If the waiver is implicit, it needs to be with conduct that demonstrates the above; if the mind
of the accused hasnt turned to waiver and is not aware of what their conduct signifies, this is not
waiver
o 3. The Reasons for the Delay, including
a. Inherent Time Requirements of the Case
Complexity of the trial
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Intake requirements: bail, retention of counsel, administrative paperwork, disclosure
Need for a preliminary inquiry
b. Actions of the Accused
All pre-trial motions take time; if accused brought many, has to expect this will delay trial
c. Actions of the Crown
Adjournments requested, failures in disclosure, motions
d. Limits on Institutional Resources
This is the period that stars to run when the parties are ready for trial but the system cannot
accommodate them
We live in a world of scarce resources; but trials must be held within a reasonable time
There is a limit to the delay that can be tolerated on account of resource limitations
8-10 months NOT A STRICT GUIDELINE
e. Other Reasons for Delay
o 4. Prejudice to the Accused
Prejudice to the accused can be inferred from long delay
Parties may bring evidence to support/rebut the presumption of prejudice
In this case, the problem was institutional limitations (12-month delay); parties were ready for trial within
six weeks. 12 months is long; but accused suffered no prejudice no s. 11(b) violation
Ratio: New, weaker test for s. 11(b) violation.
Klein on Morin:
The test in Morin did not really change the factors set out in Askov; put them in different order which
reflected the Courts more wishy-washy and apologetic approach
Another subtle change between Askov and Morin:
o Askov: virtually irrebuttable presumption of harm to the accused from unreasonable delay
o Morin: inference of harm, which is stronger the longer the delay
Critique of Morin: does the accused now have to show some kind of prejudice in order to get a stay for
unreasonable delay? Under Askov, prejudice was assumed. Under Morin, it arguably needs to be proved.
Does the accused now have to be diligent in pursuing a trial within a reasonable time? On the facts in
Morin, seems like it! This is a BIG change from Askov (the Court finds significance in the fact that M did
not avail herself of the Crown letter sent out asking if people wanted earlier court dates).

What about delay between the commission of the offence and trial?
In R. v. L (WK) (1991 SCC), accused was charged with a variety of sexual offences against his daughter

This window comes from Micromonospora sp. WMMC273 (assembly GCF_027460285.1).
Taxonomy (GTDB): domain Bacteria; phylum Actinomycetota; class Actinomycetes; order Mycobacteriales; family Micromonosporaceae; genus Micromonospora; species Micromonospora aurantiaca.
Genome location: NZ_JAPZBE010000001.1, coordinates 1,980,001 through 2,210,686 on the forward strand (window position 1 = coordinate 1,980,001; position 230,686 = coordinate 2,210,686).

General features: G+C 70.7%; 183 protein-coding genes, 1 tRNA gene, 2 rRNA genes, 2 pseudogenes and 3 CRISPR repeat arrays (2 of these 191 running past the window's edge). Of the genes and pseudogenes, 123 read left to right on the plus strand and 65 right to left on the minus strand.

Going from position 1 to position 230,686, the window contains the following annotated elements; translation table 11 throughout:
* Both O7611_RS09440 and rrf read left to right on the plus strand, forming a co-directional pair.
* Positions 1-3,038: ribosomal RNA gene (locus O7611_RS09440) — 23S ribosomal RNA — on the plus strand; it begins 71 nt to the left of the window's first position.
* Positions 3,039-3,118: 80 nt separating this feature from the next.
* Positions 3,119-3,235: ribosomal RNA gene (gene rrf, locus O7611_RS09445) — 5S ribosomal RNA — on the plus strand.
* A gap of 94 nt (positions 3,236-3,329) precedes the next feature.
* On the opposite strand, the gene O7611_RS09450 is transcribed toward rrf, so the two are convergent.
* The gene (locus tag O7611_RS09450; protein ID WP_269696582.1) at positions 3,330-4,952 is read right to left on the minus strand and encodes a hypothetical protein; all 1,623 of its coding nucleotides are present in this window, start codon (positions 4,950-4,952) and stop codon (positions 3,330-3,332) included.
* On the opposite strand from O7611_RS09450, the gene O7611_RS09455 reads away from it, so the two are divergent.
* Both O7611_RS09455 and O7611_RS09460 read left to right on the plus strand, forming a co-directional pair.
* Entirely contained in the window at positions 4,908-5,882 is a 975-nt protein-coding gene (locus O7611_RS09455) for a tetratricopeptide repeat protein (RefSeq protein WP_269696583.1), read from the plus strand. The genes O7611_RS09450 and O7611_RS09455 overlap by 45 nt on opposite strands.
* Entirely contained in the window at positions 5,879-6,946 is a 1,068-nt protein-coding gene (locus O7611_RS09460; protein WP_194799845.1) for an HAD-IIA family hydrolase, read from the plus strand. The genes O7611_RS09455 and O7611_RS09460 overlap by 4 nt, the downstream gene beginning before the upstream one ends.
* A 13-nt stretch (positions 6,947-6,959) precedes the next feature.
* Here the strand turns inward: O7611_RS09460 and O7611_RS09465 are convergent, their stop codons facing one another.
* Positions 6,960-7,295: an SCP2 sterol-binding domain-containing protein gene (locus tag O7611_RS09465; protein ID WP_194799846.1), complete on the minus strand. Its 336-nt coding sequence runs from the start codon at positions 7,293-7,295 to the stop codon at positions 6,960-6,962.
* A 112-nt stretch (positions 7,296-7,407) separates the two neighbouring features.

ranging over a 28-year period. Accused argued that the 30-year delay between commission and trial
violated his s. 7 and 11(d) rights.
Fairness of a trial is not necessarily affected by a long passage of time this needs to be proven
Court said there is no statute of limitations on indictable offences; court cannot create one
Delay is common in cases of sexual abuse; victims need to be psychologically ready

2. The Right to Counsel at Trial: s. 7

s. 10(b) ensures a right to consult counsel upon detention; it does NOT provide a general and universal
positive obligation on the State to provide counsel for trial (Prosper)
o Unlike in the US, in Canada there is no right to an attorney for anyone facing criminal charges
What Canada does have is provincial legal aid programs, funded jointly by the federal and provincial
governments
o Gives people below a certain income level free counsel
What about people who are not eligible for legal aid but still cannot pay standard legal fees?
o They are pretty much out of luck, unfortunately.
The court does have the power under s. 7 to appoint counsel if the accused lacks the means to retain
counsel, and lack of counsel would render the trial unfair (R. v. Rowbotham)
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o In these cases, the trial judge has to stay the proceedings until counsel for the accused is provided
This is clearly an appropriate remedy under s. 24(1) of the Charter
When it is exercised, either Legal Aid or the Crown has to step up and fund counsel for the
accused
o Factors to consider in giving this remedy: complexity of the trial, seriousness of the offence, mental
capacity of the accused (generally, however, if all these factors are going in the same direction, the
person is eligible for legal aid)
o This is now called a Rowbotham application (and the stay is a Rowbotham order when it is accepted)
How is this power of the court reconciled with the fact that s. 10(b) does not provide a positive right to
state-funded counsel? (G.(J.))
o s. 7 does not provide an absolute right to state-funded counsel at all criminal hearings
o It provides a limited right to state-funded counsel to ensure a fair hearing
o Three conditions for this to be given:
1. Person must have applied for and been denied legal aid
2. Judge must decide that this person lacks the means ($) to employ counsel (despite the finding of the
legal aid officials)
3. Case is sufficiently complex to warrant the appointment of counsel, taking into consideration the
capacity of the accused to comprehend the issues before the court
Criminal Code Provisions that allow judges to appoint counsel
o ss. 672.24, 672.5, 684, 694.1